More importantly, the community needs acceptance in the public court. Society as a whole needs to embrace the community and treat us as equals. I want to read headlines, which go beyond: ‘the first transgender person to do this or first gay chairperson to do that.’
It is essential to provide equal employment opportunities, and create gender-inclusive workplaces. I think my dear friend’s Parmesh Shahani’s latest book; Queeristan, chronicles all of this and more.
We, at The Lalit, have been at the forefront of gender diversity for a very long time now. I am pleased to see today that a lot of corporates are forthcoming with affirmative steps towards inclusion. Godrej, Tata Steel, and FICCI are just some of the organisations where the LGBTQIA+ community is being represented.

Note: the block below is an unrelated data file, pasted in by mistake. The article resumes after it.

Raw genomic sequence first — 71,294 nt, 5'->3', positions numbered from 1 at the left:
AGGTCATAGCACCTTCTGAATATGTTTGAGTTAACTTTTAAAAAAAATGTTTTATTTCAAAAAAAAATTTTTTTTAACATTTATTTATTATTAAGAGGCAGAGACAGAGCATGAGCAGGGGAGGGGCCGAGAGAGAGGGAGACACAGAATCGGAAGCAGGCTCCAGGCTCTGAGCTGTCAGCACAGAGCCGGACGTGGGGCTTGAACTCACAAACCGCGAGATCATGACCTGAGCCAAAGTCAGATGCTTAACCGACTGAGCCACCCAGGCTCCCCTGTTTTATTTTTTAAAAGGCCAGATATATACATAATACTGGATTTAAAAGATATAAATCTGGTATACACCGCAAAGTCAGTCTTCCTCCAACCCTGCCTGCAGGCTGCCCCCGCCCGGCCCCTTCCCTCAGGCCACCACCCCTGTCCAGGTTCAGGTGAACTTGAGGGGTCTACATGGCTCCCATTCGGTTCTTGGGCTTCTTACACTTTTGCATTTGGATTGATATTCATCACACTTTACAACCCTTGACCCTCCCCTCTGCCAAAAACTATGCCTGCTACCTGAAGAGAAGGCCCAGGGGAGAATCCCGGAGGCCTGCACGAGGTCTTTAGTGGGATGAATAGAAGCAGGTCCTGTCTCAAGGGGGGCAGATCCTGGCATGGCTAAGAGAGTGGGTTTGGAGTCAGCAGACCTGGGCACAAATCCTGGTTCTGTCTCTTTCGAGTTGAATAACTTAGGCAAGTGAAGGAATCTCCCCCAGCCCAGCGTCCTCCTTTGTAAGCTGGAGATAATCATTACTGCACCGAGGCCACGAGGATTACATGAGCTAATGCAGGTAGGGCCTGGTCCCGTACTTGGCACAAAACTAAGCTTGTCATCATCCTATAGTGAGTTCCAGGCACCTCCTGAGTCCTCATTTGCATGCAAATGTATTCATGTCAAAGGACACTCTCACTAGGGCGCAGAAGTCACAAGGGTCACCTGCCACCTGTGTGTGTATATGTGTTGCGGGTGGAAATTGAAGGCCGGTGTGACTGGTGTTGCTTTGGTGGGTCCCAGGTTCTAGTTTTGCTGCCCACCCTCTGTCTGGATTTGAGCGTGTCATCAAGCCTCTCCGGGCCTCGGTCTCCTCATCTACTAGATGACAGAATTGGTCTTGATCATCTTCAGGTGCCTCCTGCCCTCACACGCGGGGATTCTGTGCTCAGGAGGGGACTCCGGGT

In fact, FICCI is the first industry body in India to have a committee on diversity and inclusion with a specific focus on the LGBTQIA+ community. However, we have just begun to scratch the surface. We need changes at the policy level, education and acceptance in the mainstream.
Public perception is changing slowly. More web-streaming shows with LGBTQIA+ characters are now available for consumption both globally as well as in the Indian context. Which is bringing queer characters in heteronormative environments that are further questioning and asking families what is really normal?
We also need to recall the 2014 NALSA judgment, which focused on transgender people but a good question would be to check if 2020 India trans-inclusive? As a matter of fact, transpersons remain one of the most marginalized folks even in the LGBTQIA+ community.